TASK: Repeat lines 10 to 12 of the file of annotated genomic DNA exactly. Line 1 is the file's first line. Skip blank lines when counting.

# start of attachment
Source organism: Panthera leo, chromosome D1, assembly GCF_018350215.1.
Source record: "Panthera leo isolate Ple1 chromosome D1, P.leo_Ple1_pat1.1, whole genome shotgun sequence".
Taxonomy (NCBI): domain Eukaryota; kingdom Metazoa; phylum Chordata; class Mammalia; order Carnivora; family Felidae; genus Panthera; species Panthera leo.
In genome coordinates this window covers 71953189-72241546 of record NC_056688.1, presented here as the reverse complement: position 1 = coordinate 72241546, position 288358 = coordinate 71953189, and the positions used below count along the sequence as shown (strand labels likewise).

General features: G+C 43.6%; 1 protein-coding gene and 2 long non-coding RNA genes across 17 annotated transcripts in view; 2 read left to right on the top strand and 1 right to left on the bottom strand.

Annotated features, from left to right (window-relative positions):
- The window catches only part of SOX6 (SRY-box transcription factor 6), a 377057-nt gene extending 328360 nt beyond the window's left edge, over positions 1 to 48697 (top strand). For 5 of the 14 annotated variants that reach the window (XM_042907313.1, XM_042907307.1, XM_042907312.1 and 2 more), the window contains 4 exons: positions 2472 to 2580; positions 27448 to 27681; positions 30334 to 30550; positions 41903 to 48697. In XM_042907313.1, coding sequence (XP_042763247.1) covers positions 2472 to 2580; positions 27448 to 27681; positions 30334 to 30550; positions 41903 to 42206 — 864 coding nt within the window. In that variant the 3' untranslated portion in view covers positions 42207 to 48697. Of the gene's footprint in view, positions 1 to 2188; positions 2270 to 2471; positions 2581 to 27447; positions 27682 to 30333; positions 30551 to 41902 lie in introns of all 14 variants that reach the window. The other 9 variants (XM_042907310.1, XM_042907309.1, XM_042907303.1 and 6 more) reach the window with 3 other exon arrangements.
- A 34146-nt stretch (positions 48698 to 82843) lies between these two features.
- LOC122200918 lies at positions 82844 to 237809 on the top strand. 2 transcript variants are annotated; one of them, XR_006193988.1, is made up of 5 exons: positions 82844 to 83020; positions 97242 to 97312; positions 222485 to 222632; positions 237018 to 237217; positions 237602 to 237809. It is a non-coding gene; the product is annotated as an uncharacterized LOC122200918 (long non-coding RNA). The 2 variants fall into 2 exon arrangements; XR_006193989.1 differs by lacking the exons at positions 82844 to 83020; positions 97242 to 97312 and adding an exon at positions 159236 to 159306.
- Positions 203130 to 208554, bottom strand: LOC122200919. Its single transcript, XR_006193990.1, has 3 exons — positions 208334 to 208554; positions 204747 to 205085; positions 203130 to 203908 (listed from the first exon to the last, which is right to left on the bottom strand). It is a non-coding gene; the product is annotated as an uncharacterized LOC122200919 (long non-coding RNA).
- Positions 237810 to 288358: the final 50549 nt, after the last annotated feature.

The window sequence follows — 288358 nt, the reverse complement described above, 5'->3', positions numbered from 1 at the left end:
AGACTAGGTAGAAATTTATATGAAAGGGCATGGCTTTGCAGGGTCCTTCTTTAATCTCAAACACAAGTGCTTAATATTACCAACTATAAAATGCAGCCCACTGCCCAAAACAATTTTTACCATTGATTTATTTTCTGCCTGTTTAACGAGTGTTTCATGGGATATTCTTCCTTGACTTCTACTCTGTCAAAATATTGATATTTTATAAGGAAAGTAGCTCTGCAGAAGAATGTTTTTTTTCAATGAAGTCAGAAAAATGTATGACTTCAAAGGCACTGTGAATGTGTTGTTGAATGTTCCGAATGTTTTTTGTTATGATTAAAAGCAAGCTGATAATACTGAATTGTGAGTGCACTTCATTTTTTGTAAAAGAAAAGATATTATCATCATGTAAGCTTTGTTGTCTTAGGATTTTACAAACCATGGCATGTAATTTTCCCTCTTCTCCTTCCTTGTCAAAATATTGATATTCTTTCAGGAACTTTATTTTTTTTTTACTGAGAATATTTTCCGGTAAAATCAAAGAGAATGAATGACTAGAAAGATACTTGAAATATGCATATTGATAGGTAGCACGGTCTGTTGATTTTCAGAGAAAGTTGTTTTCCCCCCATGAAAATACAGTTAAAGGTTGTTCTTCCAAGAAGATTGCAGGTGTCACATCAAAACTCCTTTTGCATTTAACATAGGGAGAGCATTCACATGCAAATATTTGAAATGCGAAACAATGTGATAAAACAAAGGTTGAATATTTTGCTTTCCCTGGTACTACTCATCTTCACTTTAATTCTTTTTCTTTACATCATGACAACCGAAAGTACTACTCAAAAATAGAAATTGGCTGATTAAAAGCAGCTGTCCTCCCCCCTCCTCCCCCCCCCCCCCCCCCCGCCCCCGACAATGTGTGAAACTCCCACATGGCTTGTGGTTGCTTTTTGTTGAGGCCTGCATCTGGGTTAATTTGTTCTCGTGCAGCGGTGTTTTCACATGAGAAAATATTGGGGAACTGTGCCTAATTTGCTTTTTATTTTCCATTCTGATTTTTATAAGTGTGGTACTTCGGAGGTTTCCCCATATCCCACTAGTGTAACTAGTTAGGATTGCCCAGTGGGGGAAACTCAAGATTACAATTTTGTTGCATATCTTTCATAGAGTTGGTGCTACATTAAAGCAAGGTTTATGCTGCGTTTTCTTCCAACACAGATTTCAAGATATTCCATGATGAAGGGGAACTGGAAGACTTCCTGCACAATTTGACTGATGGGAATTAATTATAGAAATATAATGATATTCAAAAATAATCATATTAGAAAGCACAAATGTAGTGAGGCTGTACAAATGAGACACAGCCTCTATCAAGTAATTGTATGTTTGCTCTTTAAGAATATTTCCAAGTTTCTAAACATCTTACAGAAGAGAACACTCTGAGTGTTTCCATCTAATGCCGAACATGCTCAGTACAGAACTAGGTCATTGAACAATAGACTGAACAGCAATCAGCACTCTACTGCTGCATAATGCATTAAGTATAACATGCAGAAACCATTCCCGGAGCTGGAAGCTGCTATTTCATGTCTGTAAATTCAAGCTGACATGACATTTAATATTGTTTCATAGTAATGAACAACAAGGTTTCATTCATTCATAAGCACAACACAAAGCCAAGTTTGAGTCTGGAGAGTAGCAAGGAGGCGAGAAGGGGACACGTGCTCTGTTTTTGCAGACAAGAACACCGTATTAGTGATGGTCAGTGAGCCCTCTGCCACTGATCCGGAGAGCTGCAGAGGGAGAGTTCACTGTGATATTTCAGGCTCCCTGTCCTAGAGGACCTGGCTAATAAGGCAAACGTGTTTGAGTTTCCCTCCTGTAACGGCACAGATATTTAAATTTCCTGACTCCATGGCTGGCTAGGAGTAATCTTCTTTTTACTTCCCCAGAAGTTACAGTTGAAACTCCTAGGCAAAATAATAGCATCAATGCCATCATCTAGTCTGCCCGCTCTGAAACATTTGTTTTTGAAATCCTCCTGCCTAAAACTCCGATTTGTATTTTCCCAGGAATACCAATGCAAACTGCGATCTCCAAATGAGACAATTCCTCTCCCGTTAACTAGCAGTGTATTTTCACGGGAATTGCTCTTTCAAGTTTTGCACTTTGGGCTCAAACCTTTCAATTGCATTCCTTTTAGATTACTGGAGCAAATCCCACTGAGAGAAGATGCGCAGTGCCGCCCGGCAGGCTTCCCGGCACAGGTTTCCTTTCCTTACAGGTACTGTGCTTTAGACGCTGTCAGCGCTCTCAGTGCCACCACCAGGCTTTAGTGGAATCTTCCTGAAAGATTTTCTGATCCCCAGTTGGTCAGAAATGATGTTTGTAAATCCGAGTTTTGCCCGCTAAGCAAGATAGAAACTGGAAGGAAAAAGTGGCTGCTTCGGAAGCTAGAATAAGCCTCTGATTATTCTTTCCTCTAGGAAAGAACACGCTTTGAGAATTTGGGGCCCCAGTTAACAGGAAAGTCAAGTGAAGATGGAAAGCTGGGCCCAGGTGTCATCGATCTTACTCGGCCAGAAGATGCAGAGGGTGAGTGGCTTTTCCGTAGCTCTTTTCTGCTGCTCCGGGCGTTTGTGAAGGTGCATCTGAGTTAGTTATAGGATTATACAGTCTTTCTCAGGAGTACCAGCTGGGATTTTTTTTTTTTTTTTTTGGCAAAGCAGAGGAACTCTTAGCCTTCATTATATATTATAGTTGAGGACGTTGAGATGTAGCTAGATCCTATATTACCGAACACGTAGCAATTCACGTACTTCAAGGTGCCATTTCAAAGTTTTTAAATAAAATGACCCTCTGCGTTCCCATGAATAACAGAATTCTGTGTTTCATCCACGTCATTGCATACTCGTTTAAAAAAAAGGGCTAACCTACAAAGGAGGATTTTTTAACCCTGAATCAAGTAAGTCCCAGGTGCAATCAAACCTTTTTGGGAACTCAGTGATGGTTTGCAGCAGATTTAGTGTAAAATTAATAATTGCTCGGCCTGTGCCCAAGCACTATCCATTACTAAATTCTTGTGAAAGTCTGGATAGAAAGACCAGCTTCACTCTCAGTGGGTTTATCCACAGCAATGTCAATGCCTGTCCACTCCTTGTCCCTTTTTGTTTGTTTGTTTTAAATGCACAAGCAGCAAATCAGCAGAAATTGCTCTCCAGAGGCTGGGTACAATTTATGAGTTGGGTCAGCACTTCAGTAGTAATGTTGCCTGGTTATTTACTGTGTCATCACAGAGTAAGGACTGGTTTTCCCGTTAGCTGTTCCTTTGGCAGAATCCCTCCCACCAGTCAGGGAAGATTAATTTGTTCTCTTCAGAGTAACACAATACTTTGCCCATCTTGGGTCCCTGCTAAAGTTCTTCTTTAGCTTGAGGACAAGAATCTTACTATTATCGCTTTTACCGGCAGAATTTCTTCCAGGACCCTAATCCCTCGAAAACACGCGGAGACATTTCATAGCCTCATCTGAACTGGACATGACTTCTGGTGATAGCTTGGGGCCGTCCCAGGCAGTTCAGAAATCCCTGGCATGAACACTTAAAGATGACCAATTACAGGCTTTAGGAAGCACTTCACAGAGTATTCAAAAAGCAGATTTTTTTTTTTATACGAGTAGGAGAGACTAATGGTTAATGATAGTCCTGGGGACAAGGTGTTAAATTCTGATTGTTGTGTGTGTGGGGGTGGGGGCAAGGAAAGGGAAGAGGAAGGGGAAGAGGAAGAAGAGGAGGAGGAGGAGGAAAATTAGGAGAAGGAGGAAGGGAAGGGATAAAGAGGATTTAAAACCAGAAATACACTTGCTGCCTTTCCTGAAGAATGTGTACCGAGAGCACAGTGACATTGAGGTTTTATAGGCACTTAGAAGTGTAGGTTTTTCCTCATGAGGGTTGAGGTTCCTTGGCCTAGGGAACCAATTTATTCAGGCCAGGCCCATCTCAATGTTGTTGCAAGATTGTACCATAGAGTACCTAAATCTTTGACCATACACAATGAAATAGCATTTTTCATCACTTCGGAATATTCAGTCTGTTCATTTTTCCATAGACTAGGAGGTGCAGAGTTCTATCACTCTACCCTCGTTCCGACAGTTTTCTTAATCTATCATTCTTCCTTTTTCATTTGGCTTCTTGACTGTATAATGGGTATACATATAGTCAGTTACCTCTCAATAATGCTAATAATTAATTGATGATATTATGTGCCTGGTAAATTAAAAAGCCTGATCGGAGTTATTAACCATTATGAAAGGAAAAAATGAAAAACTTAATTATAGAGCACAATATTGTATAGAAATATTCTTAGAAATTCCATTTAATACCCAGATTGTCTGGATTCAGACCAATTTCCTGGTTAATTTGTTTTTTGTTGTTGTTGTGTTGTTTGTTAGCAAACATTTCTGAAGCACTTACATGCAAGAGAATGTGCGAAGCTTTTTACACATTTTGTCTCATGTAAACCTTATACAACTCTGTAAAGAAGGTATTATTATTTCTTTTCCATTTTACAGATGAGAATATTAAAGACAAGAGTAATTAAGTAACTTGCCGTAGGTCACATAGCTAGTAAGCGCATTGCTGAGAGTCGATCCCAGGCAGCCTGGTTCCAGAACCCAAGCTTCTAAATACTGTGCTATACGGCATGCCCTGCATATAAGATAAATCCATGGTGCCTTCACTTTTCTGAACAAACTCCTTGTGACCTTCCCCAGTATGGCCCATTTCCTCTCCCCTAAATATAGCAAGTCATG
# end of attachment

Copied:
- Positions 203130 to 208554, bottom strand: LOC122200919. Its single transcript, XR_006193990.1, has 3 exons — positions 208334 to 208554; positions 204747 to 205085; positions 203130 to 203908 (listed from the first exon to the last, which is right to left on the bottom strand). It is a non-coding gene; the product is annotated as an uncharacterized LOC122200919 (long non-coding RNA).
- Positions 237810 to 288358: the final 50549 nt, after the last annotated feature.

The window sequence follows — 288358 nt, the reverse complement described above, 5'->3', positions numbered from 1 at the left end: